Motor Vehicle Sundown, Mayfest, Bristol – review
On a highway to nowhere…
‘Take a seat in the last motor vehicle on earth’. That’s the premise for this bite-sized audio theatre piece which is part love-song to the car and part dystopian vision.
Two audience members sit in a car in a deserted car park in the city centre, armed with headphones and an MP3 player. A soundtrack begins: ‘This is the last car in the universe. It used to be one of millions…’ We’re told to sit in the car, close our eyes and imagine we’re speeding along a narrow road, late at night. Then we’re at the drive-in watching a 50s horror flick. Now it’s early and we’re driving along broad roads on concrete pillars reaching to the sky.
There are moments of exquisite poetry and nostalgia in Andy Field’s Motor Vehicle Sundown, which is part of Mayfest, Bristol – glimpses into the bygone glamour of motoring and an audio tribute to the excitement of the open road.
But I struggled to accept the premise – not least because I had been driving myself only a couple of hours before – and because we were in the middle of a car park, even if no other cars were visible. What’s more, for a show which relied on evoking a smoke-filled, leather-upholstered, space-for-seducting vision of a car, the modern, banged-up bright blue Toyota the whole thing took place in was a bit of wet flannel.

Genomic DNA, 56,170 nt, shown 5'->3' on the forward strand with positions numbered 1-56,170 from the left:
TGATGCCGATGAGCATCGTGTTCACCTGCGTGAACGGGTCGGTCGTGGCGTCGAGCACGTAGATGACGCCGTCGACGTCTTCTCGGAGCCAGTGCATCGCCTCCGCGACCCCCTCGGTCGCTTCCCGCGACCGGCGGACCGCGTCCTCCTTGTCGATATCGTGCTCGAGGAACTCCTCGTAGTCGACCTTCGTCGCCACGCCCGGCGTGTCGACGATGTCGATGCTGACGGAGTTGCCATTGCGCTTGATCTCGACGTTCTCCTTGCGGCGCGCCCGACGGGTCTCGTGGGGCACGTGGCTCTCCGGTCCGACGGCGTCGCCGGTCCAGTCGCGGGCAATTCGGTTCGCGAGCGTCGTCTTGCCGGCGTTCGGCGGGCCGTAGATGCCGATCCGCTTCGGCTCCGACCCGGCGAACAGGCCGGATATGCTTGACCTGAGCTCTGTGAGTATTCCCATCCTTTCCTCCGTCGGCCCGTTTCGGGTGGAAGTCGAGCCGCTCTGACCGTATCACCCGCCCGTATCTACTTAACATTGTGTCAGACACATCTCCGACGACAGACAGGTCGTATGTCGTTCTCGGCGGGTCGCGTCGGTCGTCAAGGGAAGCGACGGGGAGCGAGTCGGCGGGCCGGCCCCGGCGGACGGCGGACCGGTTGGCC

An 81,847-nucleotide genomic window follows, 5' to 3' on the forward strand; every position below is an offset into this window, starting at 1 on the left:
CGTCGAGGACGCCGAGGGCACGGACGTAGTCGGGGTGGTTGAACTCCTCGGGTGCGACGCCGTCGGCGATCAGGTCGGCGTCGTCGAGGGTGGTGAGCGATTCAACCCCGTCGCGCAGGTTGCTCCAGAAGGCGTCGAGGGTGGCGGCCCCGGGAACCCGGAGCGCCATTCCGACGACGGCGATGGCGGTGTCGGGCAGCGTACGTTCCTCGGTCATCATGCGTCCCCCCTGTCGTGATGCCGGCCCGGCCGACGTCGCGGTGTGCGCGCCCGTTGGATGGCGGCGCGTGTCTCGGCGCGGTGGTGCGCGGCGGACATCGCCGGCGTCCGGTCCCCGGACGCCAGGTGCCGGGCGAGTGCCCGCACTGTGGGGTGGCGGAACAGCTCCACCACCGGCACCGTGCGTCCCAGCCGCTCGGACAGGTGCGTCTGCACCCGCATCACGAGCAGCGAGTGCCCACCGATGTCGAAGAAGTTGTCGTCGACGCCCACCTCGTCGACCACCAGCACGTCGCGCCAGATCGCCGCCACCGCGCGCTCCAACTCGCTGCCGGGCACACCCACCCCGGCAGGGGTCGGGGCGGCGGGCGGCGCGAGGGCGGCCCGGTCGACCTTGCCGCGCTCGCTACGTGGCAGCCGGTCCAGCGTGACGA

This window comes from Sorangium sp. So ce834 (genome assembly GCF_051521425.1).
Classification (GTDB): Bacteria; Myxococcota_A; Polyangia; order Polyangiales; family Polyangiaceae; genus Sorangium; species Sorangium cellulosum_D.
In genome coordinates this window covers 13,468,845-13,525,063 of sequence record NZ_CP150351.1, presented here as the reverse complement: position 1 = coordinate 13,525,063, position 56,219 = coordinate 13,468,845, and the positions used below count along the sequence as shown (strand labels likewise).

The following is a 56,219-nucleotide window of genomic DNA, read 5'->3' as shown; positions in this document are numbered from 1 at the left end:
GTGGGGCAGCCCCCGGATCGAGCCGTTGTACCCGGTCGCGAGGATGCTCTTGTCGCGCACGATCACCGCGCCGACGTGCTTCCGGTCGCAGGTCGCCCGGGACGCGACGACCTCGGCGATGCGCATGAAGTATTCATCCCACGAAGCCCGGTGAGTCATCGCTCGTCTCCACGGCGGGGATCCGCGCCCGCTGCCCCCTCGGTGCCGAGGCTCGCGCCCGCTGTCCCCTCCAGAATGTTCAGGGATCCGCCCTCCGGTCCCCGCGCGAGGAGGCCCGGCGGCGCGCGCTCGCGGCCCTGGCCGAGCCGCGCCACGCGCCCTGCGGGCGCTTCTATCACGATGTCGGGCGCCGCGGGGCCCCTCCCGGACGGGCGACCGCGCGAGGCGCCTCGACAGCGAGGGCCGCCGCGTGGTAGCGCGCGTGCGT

Still, maybe that was the point.
Towards the end, the show starts to become something different – there’s a political edge which seems out of place and a fairly gratuitous reference to 9/11. Aside from this incongruous diversion, this is an enjoyable, unorthodox look at our love-affair with cars.
Practical info: there are only two audience members at any time and it’s probably slightly less awkward if you know the person you go with (the voice of experience…)
Motor Vehicle Sundown is on in Bristol at various times until 24 May